i'm sick and tired of waiting for menu to drop!!!! i think it's worse in japanese too... now i'm thinking back in the powerwindows time on 9, menu slowed down just like it does in x, how do i turn this transparency on menu items?
It's not just kewlness, there's a very good HI reason why menus are translucent - In Aqua, translucency signifies something is transient, and will only be onscreen for a short while. So sheets and menus have translucency.
What is your hardware config? RAM? I have used japanese X on a PowerBook and on an original 733. No speed problems on either.
I too am mystified by the volume of speed complaints I've seen (mostly on the macfixit fora before the seemingly pointless censorship by admin and the childish antics of several users sickened me enough to stay far far away). I have even tried X on the slowest machine I own (that would take X - I didn't even try on the SE or SE/30) - a 1998 PowerBook - and couldn't duplicate all the problems I've heard mentioned ad nauseum even on new(er) machines.
Anyway, post your config and maybe we'll be able to troubleshoot a bit better...
I'm running a Beige G3 266 with a 16mb graphics card (and the on-board 4mb graphics), and I have to agree that the transparent menus do consume alot of processing power.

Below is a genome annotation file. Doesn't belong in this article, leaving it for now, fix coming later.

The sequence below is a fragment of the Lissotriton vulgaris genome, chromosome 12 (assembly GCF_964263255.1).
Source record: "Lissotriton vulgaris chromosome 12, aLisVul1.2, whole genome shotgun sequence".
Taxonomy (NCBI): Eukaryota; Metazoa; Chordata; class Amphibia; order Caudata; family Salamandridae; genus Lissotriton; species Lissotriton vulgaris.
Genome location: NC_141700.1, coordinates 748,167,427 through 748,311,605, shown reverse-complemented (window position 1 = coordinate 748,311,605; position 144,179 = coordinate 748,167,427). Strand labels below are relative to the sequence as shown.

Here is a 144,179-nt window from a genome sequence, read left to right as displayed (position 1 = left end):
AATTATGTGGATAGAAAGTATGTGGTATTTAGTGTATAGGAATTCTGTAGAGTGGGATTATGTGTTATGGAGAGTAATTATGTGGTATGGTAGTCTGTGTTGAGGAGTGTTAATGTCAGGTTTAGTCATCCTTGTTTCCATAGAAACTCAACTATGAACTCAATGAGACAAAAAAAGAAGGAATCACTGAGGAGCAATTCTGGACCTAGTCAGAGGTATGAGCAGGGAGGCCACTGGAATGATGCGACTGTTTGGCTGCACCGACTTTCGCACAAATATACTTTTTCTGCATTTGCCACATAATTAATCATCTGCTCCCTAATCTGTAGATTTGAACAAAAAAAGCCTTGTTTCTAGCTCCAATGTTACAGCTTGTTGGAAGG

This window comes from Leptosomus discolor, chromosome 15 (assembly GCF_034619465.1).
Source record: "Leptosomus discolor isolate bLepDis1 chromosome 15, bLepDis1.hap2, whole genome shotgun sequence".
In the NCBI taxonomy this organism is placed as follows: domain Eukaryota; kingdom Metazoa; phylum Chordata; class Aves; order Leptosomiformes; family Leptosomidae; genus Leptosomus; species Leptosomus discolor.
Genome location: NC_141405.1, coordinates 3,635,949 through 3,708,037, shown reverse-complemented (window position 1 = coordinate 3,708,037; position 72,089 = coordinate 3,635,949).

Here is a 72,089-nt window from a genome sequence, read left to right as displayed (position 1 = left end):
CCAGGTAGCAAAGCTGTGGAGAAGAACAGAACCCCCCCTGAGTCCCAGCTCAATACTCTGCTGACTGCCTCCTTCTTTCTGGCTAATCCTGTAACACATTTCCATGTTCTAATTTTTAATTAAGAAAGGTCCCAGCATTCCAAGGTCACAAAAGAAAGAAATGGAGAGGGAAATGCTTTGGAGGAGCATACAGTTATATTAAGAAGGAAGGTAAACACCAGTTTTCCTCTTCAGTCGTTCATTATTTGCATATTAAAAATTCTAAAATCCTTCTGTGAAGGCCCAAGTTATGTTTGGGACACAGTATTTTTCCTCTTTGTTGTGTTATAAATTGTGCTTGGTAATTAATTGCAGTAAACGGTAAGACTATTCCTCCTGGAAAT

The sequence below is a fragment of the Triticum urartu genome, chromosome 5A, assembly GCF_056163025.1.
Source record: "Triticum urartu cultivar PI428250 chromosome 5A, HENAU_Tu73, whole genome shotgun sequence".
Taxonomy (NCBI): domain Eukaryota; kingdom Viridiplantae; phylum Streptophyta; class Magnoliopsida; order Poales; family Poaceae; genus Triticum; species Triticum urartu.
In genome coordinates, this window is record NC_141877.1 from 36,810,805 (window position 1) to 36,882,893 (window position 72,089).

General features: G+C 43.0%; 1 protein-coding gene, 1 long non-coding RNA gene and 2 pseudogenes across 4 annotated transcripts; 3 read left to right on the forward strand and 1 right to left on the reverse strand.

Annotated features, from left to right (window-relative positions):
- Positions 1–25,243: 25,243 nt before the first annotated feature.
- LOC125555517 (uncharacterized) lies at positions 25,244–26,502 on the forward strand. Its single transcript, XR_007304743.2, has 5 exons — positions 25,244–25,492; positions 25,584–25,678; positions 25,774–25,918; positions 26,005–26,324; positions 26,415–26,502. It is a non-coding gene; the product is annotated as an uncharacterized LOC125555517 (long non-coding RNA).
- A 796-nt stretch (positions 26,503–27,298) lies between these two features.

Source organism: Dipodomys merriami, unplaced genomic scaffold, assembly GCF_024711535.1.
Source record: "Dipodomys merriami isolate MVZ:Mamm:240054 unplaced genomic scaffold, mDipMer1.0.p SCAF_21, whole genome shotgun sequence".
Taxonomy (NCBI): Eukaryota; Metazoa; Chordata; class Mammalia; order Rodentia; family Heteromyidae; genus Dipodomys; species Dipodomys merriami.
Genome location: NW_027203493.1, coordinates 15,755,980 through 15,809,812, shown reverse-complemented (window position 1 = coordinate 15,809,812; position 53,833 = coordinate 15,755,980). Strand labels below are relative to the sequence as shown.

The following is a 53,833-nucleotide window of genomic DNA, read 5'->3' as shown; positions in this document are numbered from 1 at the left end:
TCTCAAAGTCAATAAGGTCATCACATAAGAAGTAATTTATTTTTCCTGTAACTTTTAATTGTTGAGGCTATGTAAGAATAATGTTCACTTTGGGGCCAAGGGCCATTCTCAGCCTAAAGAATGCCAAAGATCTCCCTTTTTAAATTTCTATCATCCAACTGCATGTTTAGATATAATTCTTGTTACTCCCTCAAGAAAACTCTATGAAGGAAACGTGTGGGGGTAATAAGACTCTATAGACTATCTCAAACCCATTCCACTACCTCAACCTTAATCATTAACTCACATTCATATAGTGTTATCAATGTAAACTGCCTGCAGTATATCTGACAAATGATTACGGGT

I would also like a way to disble this. I think its more practical for os x to come with a way to turn down the over-kill anti-aliasing, live alpha-transparencies, and drop shadows. As well as disabling live-window draging (its not slow, but it would make background processes run quicker when you drag a window arround).
Until apple does that (and I really doubt they will - I'll probably buy a new G4 before apple gives us some powerfull UI options), I'm sticking with XDarwin and afterstep. Transparent menus pop up instantly.
PS: Remeber how the croud was almost silent as those menus poped open on Jobs at MWNY? I think more than a few people are complaining about this.
I would have to agree. A LOT of people are complaining about this. I just haven't been able to replicate the issues mentioned. I have to say that there is barely a difference between the speed I experience already on my 733 and the demo SJ performed.
i don't think the old PB I have will ever be as fast as I'd like, but it IS over 3 years old. I don't think 10.1 will make much of a difference. But it is nowhere near being unusable. In fact, I get much more done in X now that I use it almost exclusively than I do in 9 even though X is slower on the PowerBook than 9. The only thing that 10.1 will affect on the PB will be that I won't have to boot into 9 to watch a movie on the plane.